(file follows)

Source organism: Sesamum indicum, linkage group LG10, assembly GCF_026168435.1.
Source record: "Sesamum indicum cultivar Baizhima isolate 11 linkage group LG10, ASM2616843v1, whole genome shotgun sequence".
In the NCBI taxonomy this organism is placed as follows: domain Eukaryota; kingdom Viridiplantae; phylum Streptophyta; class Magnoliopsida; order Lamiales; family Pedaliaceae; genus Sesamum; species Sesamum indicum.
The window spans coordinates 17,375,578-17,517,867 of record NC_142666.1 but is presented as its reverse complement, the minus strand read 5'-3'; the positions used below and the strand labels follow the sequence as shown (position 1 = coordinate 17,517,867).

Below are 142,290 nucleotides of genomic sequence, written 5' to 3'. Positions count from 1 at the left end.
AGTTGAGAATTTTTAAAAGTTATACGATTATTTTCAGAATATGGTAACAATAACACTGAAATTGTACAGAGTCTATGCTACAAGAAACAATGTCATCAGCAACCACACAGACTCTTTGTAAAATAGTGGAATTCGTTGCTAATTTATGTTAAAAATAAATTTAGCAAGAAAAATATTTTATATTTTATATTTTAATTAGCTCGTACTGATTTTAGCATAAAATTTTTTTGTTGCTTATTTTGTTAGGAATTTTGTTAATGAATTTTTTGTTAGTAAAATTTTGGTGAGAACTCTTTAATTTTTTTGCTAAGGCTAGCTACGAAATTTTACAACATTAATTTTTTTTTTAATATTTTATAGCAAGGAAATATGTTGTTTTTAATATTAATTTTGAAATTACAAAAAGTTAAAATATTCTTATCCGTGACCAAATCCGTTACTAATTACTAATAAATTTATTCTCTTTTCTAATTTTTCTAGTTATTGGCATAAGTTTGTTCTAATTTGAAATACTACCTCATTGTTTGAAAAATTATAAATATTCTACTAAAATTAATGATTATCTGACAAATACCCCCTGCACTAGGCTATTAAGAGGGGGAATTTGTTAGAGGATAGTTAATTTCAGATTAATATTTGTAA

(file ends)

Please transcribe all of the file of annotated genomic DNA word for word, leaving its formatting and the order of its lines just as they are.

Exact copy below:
Source organism: Sesamum indicum, linkage group LG10, assembly GCF_026168435.1.
Source record: "Sesamum indicum cultivar Baizhima isolate 11 linkage group LG10, ASM2616843v1, whole genome shotgun sequence".
In the NCBI taxonomy this organism is placed as follows: domain Eukaryota; kingdom Viridiplantae; phylum Streptophyta; class Magnoliopsida; order Lamiales; family Pedaliaceae; genus Sesamum; species Sesamum indicum.
The window spans coordinates 17,375,578-17,517,867 of record NC_142666.1 but is presented as its reverse complement, the minus strand read 5'-3'; the positions used below and the strand labels follow the sequence as shown (position 1 = coordinate 17,517,867).

Below are 142,290 nucleotides of genomic sequence, written 5' to 3'. Positions count from 1 at the left end.
AGTTGAGAATTTTTAAAAGTTATACGATTATTTTCAGAATATGGTAACAATAACACTGAAATTGTACAGAGTCTATGCTACAAGAAACAATGTCATCAGCAACCACACAGACTCTTTGTAAAATAGTGGAATTCGTTGCTAATTTATGTTAAAAATAAATTTAGCAAGAAAAATATTTTATATTTTATATTTTAATTAGCTCGTACTGATTTTAGCATAAAATTTTTTTGTTGCTTATTTTGTTAGGAATTTTGTTAATGAATTTTTTGTTAGTAAAATTTTGGTGAGAACTCTTTAATTTTTTTGCTAAGGCTAGCTACGAAATTTTACAACATTAATTTTTTTTTTAATATTTTATAGCAAGGAAATATGTTGTTTTTAATATTAATTTTGAAATTACAAAAAGTTAAAATATTCTTATCCGTGACCAAATCCGTTACTAATTACTAATAAATTTATTCTCTTTTCTAATTTTTCTAGTTATTGGCATAAGTTTGTTCTAATTTGAAATACTACCTCATTGTTTGAAAAATTATAAATATTCTACTAAAATTAATGATTATCTGACAAATACCCCCTGCACTAGGCTATTAAGAGGGGGAATTTGTTAGAGGATAGTTAATTTCAGATTAATATTTGTAA